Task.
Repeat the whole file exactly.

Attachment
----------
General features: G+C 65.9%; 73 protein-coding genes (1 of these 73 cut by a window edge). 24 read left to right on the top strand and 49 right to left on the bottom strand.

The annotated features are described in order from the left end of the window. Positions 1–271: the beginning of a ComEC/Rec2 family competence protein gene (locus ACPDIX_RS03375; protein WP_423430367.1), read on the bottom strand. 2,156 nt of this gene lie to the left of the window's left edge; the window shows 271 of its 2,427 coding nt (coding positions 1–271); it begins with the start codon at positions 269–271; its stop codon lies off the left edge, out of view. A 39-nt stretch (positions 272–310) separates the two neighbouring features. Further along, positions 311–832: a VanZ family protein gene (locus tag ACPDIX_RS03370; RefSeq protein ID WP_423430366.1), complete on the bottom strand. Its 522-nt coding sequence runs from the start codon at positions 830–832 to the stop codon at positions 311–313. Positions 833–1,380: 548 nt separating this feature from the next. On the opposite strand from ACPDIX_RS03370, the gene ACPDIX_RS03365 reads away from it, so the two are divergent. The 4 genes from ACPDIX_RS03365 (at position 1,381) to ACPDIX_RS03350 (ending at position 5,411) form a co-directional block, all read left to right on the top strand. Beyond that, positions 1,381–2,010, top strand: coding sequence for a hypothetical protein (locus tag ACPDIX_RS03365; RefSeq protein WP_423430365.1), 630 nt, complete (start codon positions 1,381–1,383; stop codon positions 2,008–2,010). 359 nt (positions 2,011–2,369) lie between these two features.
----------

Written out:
General features: G+C 65.9%; 73 protein-coding genes (1 of these 73 cut by a window edge). 24 read left to right on the top strand and 49 right to left on the bottom strand.

The annotated features are described in order from the left end of the window. Positions 1–271: the beginning of a ComEC/Rec2 family competence protein gene (locus ACPDIX_RS03375; protein WP_423430367.1), read on the bottom strand. 2,156 nt of this gene lie to the left of the window's left edge; the window shows 271 of its 2,427 coding nt (coding positions 1–271); it begins with the start codon at positions 269–271; its stop codon lies off the left edge, out of view. A 39-nt stretch (positions 272–310) separates the two neighbouring features. Further along, positions 311–832: a VanZ family protein gene (locus tag ACPDIX_RS03370; RefSeq protein ID WP_423430366.1), complete on the bottom strand. Its 522-nt coding sequence runs from the start codon at positions 830–832 to the stop codon at positions 311–313. Positions 833–1,380: 548 nt separating this feature from the next. On the opposite strand from ACPDIX_RS03370, the gene ACPDIX_RS03365 reads away from it, so the two are divergent. The 4 genes from ACPDIX_RS03365 (at position 1,381) to ACPDIX_RS03350 (ending at position 5,411) form a co-directional block, all read left to right on the top strand. Beyond that, positions 1,381–2,010, top strand: coding sequence for a hypothetical protein (locus tag ACPDIX_RS03365; RefSeq protein WP_423430365.1), 630 nt, complete (start codon positions 1,381–1,383; stop codon positions 2,008–2,010). 359 nt (positions 2,011–2,369) lie between these two features.